DUNEDIN – Almost everyone remembers sleeping under a quilt made by their mother or grandmother, and many of these quilts were made from centuries-old traditional quilt patterns. Quiltmakers today take these designs as starting points for works often inspired by nature, personal or global events.
The Dunedin Fine Arts Center will present four unique exhibitions that showcase work made today with fabrics from around the world. The exhibitions will run from June 18 to August 15 at the Dunedin Fine Art Center, 1143 Michigan Blvd., Dunedin. For more information call 727-298-3322 or visit www.dfac.org.
Participants will discover wall-to-wall quilts and textiles. The exhibits will cover the center this summer. Support for these exhibitions comes from Nancy and David Bilheimer; Syd and Irwin Entel; Rachael Wood and Jonathan Barnes; Cathy and Stan Simms; Mike and Amanda Bowman; Chip and Gail game; Dick and Sandy Kennedy; Pierre and Paula Vosotas; Carr, Riggs and Ingram LLC; Paul Mascazine and James Harper; Holiday Inn Express of Dunedin; State of Florida – Division of Cultural Affairs; and the city of Dunedin.
Here is a summary of the individual exhibitions from June 18 to August 15:
Cairo tent makers
The tent makers market is at the heart of Old Islamic Cairo. The work of tent makers is brightly colored appliqués and is historically done by men. The intricate patterns are often derived from mosque floors and Koranic calligraphy. The exhibit will include a demonstration and an appearance by the tent makers. The date has not yet been announced.
Sewing Academy for Social Justice
Founded in 2017, the Social Justice Sewing Academy is a youth education program that links artistic expression with activism to advocate for social justice. Through a series of hands-on workshops in schools, prisons and community centers across the country, SJSA empowers young people to use textile art as a vehicle for personal transformation and community cohesion and to become agents of change. social.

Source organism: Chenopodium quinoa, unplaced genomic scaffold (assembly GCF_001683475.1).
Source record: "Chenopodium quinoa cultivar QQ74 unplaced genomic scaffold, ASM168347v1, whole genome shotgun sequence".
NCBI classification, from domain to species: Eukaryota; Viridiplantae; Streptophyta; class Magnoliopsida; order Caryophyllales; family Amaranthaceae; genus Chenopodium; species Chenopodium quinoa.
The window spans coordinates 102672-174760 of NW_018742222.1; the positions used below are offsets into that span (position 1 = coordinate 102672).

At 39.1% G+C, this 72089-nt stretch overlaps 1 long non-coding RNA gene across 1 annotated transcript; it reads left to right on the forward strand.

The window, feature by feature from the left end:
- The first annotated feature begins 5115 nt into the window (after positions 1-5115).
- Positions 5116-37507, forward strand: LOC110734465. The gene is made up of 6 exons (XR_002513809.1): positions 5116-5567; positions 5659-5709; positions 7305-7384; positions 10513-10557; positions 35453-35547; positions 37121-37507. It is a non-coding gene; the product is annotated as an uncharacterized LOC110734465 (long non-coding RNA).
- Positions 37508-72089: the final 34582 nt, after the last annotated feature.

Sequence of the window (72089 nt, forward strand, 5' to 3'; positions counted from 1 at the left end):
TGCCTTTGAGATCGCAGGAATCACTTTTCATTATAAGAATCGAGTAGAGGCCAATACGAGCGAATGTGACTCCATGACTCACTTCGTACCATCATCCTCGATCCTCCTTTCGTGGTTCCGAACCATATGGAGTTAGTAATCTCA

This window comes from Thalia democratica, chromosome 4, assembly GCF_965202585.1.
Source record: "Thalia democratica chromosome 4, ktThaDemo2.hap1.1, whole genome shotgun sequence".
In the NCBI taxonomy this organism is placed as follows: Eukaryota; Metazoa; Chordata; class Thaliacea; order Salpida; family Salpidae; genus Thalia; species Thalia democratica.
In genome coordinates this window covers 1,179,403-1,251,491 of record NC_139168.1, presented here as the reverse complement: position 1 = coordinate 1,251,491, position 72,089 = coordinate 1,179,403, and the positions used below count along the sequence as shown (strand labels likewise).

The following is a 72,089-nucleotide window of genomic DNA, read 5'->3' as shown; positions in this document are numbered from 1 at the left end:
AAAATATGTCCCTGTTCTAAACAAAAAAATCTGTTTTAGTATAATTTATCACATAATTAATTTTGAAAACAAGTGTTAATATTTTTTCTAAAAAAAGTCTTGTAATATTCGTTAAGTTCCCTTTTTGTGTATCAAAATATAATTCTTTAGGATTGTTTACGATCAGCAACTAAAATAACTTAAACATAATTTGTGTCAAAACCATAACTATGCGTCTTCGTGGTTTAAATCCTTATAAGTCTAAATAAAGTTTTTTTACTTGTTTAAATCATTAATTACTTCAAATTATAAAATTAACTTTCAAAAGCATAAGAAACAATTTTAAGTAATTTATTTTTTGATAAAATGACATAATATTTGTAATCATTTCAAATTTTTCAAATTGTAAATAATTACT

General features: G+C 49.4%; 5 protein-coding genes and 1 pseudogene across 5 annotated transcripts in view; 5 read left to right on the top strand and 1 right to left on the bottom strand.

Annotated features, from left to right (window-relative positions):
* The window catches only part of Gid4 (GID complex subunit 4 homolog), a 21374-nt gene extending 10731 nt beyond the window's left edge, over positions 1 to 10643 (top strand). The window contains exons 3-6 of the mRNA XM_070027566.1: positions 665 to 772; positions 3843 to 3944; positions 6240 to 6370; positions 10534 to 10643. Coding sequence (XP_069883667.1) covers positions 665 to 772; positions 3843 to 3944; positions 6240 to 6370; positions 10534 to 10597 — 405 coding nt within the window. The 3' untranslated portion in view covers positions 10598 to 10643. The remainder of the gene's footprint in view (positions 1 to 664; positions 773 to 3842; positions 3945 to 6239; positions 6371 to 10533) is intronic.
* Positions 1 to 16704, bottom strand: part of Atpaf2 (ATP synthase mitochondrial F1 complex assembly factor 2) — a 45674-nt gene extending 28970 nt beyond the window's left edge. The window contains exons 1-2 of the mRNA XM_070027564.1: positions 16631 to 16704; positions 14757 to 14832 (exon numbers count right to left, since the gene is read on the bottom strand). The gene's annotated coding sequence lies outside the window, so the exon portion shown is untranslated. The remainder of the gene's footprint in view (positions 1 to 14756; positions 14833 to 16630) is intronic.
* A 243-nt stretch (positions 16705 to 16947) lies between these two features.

This exhibition will present personal projects and works on the theme of “green spaces” by an international collective of fiber arts by invitation of 12 people representing artistic and moving perspectives from around the world.
The return of Velvet Elvis
Now that everyone got their feet wet painting the intimidating surface of velvet in “Velvet Elvis 2020”, Velvet Elvis is back. While paintings from the 1950s were once considered the ultimate in pantyhose, the genre’s nostalgia and vintage chic have made them quite collectable.
Dunedin Fine Arts Center is open Monday to Friday 10 a.m. to 5 p.m.
For more than four decades, the Dunedin Fine Arts Center has provided creative educational experiences in the visual arts. The center aims to stimulate both awareness and appreciation of the arts through exhibitions, lectures, studio classes, workshops and more. Between its amazing exhibits, exciting events, educational classes and Kid’s Corner, the Dunedin Fine Arts Center has something for all ages.
For more information call 727-298-3322 or visit www.dfac.org.